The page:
5 things to know for HCI success
Looking to pick a hyperconverged infrastructure (HCI) solution? Don’t forget to check these, says Francisco Guerra, a member of Cisco’s hyperconvergence team.
There are many HCI options available today that claim different advantages in terms of features and capabilities.
While it’s fine to look for those most relevant to your business, it’s vital you don’t dive-in too quickly and end up in an HCI ‘bake-off’ without considering the bigger picture: your current infrastructure and operations.
After all, the HCI solution you choose needs to be deployed and supported as simply as possible, right?
Here are the 5 things you need to know:
- Acknowledge the fact that some workloads will continue to run on traditional architectures
- Recognise that networking must not be overlooked. The wrong network choices will jeopardise results.
- The HCI market has first-generation players that might not make it to the enterprise.
- HCI should not be a new silo. Simplicity must include management, deployment, upgrade and
- HCI must co-exist with traditional infrastructure. It should offer a migration path and protect legacy investments.
If I’ve piqued your interest, read on for more context to the above…
How do HCI solutions integrate with your existing data centre infrastructure?
This is a critical topic because there are not that many businesses that can run on HCI alone. Although virtualisation rates are higher than ever, not everything has been virtualised. There’s still plenty of legacy technology in place and it’s there for a reason.
A few examples of workloads not likely to move to HCI anytime soon include:
- File sharing. There are lower cost options to deploy a file share (like NAS or fat storage servers).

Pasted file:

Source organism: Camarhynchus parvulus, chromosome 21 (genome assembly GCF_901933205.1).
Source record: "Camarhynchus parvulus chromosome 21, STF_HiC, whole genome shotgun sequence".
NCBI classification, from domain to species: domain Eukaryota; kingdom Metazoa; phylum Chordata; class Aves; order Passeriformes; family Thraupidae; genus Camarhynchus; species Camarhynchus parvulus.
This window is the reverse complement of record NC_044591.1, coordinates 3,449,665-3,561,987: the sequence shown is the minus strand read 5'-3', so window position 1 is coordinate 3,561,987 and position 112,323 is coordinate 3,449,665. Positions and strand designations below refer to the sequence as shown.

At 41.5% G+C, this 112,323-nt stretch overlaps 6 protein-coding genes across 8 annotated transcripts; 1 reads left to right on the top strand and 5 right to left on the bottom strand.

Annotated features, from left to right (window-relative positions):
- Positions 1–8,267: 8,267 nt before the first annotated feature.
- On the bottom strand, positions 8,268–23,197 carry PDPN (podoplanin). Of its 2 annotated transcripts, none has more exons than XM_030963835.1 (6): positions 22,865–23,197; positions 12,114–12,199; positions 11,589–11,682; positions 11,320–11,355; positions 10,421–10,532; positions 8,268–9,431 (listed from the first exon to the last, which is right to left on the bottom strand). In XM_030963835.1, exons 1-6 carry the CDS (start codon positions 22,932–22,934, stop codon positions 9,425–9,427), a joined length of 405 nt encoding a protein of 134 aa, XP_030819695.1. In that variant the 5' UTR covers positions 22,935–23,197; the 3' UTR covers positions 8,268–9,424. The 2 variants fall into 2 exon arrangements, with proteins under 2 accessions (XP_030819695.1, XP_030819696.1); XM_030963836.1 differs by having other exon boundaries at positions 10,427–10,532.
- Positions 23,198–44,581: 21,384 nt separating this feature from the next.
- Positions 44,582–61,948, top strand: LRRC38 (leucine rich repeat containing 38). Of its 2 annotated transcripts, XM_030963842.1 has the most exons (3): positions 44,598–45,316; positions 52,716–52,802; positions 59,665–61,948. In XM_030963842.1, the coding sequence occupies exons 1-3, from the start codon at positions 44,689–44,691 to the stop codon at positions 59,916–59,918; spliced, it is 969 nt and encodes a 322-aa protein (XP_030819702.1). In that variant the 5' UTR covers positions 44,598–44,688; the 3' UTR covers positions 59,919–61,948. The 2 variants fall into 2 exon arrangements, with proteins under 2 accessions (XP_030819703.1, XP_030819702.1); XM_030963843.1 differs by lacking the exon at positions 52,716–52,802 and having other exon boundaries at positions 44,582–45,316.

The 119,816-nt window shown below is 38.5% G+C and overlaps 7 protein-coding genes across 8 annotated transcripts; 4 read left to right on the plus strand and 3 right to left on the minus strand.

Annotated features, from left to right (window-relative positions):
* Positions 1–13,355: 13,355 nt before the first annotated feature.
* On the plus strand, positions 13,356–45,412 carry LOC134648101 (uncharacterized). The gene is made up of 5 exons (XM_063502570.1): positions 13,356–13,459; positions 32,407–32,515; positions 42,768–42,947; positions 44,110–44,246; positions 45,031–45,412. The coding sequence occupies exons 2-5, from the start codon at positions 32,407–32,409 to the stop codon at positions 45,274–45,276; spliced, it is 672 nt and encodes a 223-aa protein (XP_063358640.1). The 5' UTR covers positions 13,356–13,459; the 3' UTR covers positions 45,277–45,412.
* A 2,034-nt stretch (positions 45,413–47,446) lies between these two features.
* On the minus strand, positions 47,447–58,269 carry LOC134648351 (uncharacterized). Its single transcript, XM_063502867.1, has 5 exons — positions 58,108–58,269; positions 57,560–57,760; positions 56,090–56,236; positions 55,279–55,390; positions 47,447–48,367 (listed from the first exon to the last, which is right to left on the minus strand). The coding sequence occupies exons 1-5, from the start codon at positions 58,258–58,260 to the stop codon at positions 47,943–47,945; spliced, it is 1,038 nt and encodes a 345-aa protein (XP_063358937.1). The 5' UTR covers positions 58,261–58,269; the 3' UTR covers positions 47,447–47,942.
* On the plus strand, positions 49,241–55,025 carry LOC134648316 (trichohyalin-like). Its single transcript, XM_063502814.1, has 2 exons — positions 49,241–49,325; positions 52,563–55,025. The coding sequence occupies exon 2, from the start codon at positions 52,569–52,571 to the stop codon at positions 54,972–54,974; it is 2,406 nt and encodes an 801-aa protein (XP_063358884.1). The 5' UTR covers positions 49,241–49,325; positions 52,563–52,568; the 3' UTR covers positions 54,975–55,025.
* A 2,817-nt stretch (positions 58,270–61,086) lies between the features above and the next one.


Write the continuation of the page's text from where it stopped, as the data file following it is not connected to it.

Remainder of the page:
- Big data and workloads using dedicated software-defined storage systems, like Hadoop, CEPH…
- Oracle databases and other software that due to licensing policies, force users to keep them outside their main virtualisation clusters.
Yes, using HCI is clearly an option for any of the above. However, licensing costs and virtualisation overheads that translate into performance penalties mean it would not bring a great deal of business value. Therefore, HCI will likely co-exist with other infrastructures in the data centre.
Integration – silos or synergies?
It’s essential to evaluate the management toolset included with HCI. Is it a beautiful new console that will ultimately represent another management silo in your overall data centre infrastructure? Or is it a plug-in allowing you to use an existing and familiar tool?
There are pros and cons to each. Arguably, it’s best to opt for a solution that gives you a choice of both.
There is much more to integration than management. For example, does the HCI solution integrate easily with the current network? What SDN features does it offer?
Microsegmentation has become a key component of secure infrastructure. There is an HCI vendor who claims to offer microsegmentation. However, this capability needs to seamlessly extend to the rest of the physical and virtual data centre infrastructure to be truly effective. Another vendor pushes the best built-in backup and replication. Again, this is only for the HCI component.